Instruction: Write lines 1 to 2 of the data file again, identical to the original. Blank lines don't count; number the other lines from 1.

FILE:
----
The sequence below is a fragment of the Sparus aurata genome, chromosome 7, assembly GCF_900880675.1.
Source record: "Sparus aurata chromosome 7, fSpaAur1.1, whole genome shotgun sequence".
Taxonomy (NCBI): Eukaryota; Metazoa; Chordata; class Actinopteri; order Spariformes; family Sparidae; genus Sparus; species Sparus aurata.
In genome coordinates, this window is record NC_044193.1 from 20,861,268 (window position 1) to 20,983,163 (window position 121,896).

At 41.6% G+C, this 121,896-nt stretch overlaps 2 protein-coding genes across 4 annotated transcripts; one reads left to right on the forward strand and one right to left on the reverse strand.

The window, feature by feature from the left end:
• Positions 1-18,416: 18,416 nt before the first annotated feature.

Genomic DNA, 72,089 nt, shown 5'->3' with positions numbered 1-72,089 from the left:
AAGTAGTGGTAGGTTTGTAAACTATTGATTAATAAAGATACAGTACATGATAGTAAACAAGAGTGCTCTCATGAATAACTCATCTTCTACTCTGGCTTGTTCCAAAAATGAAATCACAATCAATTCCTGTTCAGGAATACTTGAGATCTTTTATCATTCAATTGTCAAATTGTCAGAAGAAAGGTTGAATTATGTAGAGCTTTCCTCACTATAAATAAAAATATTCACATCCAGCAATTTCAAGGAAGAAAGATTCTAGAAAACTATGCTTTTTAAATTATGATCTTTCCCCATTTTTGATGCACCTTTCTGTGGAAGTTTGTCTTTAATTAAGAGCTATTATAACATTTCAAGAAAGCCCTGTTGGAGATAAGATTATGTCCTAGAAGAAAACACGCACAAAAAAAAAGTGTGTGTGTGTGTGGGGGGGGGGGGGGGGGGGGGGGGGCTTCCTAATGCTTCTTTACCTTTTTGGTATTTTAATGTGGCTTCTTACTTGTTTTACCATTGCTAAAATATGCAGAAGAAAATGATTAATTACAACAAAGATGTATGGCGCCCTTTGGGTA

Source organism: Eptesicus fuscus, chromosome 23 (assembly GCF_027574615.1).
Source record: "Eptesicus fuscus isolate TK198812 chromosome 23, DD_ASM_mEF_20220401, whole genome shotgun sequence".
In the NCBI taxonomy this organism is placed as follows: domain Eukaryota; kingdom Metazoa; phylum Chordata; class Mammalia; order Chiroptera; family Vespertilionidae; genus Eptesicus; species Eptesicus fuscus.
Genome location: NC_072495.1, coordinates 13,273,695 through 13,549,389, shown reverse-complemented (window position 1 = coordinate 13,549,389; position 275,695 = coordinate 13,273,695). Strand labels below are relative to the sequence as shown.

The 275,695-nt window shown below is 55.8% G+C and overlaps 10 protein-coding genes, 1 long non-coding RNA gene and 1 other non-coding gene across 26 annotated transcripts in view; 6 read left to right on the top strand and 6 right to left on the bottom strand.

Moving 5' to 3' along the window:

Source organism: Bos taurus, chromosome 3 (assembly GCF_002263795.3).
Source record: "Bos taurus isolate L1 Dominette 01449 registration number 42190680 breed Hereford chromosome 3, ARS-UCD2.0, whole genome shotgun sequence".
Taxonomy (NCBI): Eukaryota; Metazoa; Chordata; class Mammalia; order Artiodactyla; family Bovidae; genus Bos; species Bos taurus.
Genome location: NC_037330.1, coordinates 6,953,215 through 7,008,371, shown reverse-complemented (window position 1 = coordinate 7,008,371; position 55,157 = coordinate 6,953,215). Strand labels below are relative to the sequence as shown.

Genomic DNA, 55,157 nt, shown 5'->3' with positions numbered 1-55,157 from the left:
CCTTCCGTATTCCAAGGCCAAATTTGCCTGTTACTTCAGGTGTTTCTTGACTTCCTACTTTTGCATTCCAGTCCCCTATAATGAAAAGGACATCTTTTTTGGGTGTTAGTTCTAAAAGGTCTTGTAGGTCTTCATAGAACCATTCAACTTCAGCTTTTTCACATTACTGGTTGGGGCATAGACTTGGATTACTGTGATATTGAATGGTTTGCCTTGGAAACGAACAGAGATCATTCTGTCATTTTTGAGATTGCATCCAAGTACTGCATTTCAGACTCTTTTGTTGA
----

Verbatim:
The sequence below is a fragment of the Sparus aurata genome, chromosome 7, assembly GCF_900880675.1.
Source record: "Sparus aurata chromosome 7, fSpaAur1.1, whole genome shotgun sequence".